Orange No More


What I learned from my mother, who happens to be an oncologist: Freaky-sized moles are to be removed, nitrate-packed deli meat is suspect, and above all, hit a tanning bed and you’re speed dialing the Grim Reaper. “Do you know what that’ll do to you?” I barked at one college friend, after she confessed to having her skin professionally seared in high school. My annoying lecturing wasn’t limited to just the occasional tanning-salon customer. “You need an SPF of at least 15, at the very least 15,” I admonished a friend in Aruba, like a belligerent Coppertone cop.

Self-tanners are of course another possibility, but I found it difficult to shuck the early 80s memory of them turning you orange, just like it was difficult to forget the first wave of colored contacts that made your pupils look like they could shoot lasers. To this day, those who self tan often serve as de facto product reps themselves, convincing skeptics that their skin won’t resemble rotting papaya.

Naturally, it helps if the proponent boasts a tan that looks like it results from weeks on the shores of Bali instead of a night shellacking in the bathtub. A friend of mine, a blonde bronzed goddess who’s often asked if she just got back from Miami, argues convincingly for the color improvement in contemporary self-tanning products. But she admits what hasn’t gotten better is the smell. Be prepared for a chemical-like scent similar to hairspray fumes, an aroma that will thankfully disappear by morning—right about the time your lovely new tan starts to appear.

Like most self-tanaholics, my friend—we’ll call her I’m Not Orange—has her applications down to a science. Coppertone Cop will share them with you.

1. I’m Not Orange uses the tinted self-tanners; with the colorless ones, “you’re not sure if you’ve spread it out evenly because you can’t see it.” After having tried a few self-tanners for just one night, I can attest to this. The Coppertone Sunless Tanning Bronzing Foam and the Neutrogena Sunless Tanning Micro Mist absorbed so quickly and near-invisibly into my skin that it was impossible to see where I’d applied it or if I’d missed a spot or 10. “I prefer creams,” says INO, “because I feel like I have more control with the cream versus sprays or foams (which I find are more difficult to manage).” And she also reminds applicants, “When you’re applying it to your knuckles, knees, and elbows, they tan darker, so you have to be careful.”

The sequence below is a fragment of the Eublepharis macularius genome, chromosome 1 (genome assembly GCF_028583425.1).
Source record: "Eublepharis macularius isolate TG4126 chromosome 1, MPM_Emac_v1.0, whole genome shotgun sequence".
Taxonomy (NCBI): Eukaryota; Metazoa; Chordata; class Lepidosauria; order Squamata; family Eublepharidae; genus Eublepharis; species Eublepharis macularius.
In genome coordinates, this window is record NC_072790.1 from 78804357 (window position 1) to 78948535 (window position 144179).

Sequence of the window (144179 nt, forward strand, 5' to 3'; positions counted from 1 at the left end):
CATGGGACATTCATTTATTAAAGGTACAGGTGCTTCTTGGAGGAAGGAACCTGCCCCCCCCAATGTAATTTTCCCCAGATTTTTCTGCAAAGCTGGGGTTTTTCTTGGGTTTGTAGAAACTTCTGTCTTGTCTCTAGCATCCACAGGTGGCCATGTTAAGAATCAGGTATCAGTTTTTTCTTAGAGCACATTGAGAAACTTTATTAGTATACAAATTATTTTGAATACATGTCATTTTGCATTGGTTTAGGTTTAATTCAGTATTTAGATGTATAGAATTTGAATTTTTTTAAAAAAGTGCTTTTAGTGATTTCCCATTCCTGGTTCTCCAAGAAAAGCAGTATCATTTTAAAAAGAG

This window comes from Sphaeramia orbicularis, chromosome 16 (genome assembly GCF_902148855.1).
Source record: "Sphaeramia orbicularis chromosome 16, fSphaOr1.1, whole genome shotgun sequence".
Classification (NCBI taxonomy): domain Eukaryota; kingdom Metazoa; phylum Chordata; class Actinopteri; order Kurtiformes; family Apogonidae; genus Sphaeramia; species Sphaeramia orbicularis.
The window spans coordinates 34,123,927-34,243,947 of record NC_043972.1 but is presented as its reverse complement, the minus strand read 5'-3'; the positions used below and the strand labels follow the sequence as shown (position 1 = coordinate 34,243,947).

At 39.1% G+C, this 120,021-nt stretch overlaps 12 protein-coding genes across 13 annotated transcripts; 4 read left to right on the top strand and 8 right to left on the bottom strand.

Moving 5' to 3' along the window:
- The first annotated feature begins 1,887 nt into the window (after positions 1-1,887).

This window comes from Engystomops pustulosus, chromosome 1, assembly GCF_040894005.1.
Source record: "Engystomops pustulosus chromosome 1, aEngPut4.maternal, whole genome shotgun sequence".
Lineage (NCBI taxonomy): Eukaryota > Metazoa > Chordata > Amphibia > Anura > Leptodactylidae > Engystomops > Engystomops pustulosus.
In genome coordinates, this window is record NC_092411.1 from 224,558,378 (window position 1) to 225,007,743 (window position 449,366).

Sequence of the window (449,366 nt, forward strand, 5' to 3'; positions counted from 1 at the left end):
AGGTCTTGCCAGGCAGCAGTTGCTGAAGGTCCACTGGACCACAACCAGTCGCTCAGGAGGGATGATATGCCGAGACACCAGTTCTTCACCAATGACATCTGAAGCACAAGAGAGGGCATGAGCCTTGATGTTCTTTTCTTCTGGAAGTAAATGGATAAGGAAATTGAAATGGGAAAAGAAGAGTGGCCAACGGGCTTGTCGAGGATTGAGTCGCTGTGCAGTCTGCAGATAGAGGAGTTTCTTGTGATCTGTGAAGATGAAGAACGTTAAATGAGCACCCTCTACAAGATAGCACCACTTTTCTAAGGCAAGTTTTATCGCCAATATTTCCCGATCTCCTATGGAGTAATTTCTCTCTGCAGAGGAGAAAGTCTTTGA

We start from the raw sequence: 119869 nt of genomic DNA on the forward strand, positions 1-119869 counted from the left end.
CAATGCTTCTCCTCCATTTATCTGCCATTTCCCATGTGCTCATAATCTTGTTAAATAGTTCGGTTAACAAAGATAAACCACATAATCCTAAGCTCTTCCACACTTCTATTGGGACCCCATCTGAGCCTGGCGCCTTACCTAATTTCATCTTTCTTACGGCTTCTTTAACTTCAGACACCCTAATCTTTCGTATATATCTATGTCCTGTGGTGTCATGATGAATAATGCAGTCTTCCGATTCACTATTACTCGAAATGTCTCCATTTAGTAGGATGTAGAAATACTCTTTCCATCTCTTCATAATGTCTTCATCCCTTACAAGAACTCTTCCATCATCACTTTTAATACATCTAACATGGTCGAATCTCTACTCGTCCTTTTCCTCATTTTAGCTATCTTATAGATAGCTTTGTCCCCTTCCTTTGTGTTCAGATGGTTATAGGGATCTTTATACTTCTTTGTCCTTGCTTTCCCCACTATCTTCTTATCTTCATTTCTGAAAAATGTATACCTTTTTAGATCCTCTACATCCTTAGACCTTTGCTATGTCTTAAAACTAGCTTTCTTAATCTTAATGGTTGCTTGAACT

2. INO applies self-tanner in the evening, about a half hour before she goes to bed. The drying time for self-tanners largely varies, and one can really only judge by experience. The Neutrogena spray claimed it took only five minutes, but our thighs sexily stuck together for a full hour after.)

3. INO recommends the Estee Lauder Sun Performance line and L’Oreal Sublime Bronze Self-Tanning Gelee—”although this year the Estee Lauder one seems runny, so it doesn’t dry as fast.” Neutrogena Instant Bronze is effective, but it dries too fast. “If you haven’t spread it out fully and it dries on you, it gets caky.”

4. Although most brands offer a specific tanner for the face, INO avoids these. “I find the face ones are too sensitive and I don’t get tan enough, so I use the ones for the body.” It’s a personal choice: brave potential breakouts or sport a different color head.

5. INO does two applications to get her base tan, which lasts about a week. “The thing with tanner,” she explains, “is it just tints your upper skin layer. So as your skin sheds, about a week later, the tanner starts to come off. At that point, you just have to exfoliate all over your body, and then do it all over again.”

6. “Tan palms are a dead giveaway you’re using tanner,” shares the wise INO. She advises washing your hands after applying tanner to each body part, or else the tanner will tint your palms. This step separates the streaky nubies from the pros: “Once you’re done with your whole body, when you want the top of your hands to get tan, you just put it on one hand and then rub it on the top of your other hand. That’s how I end.”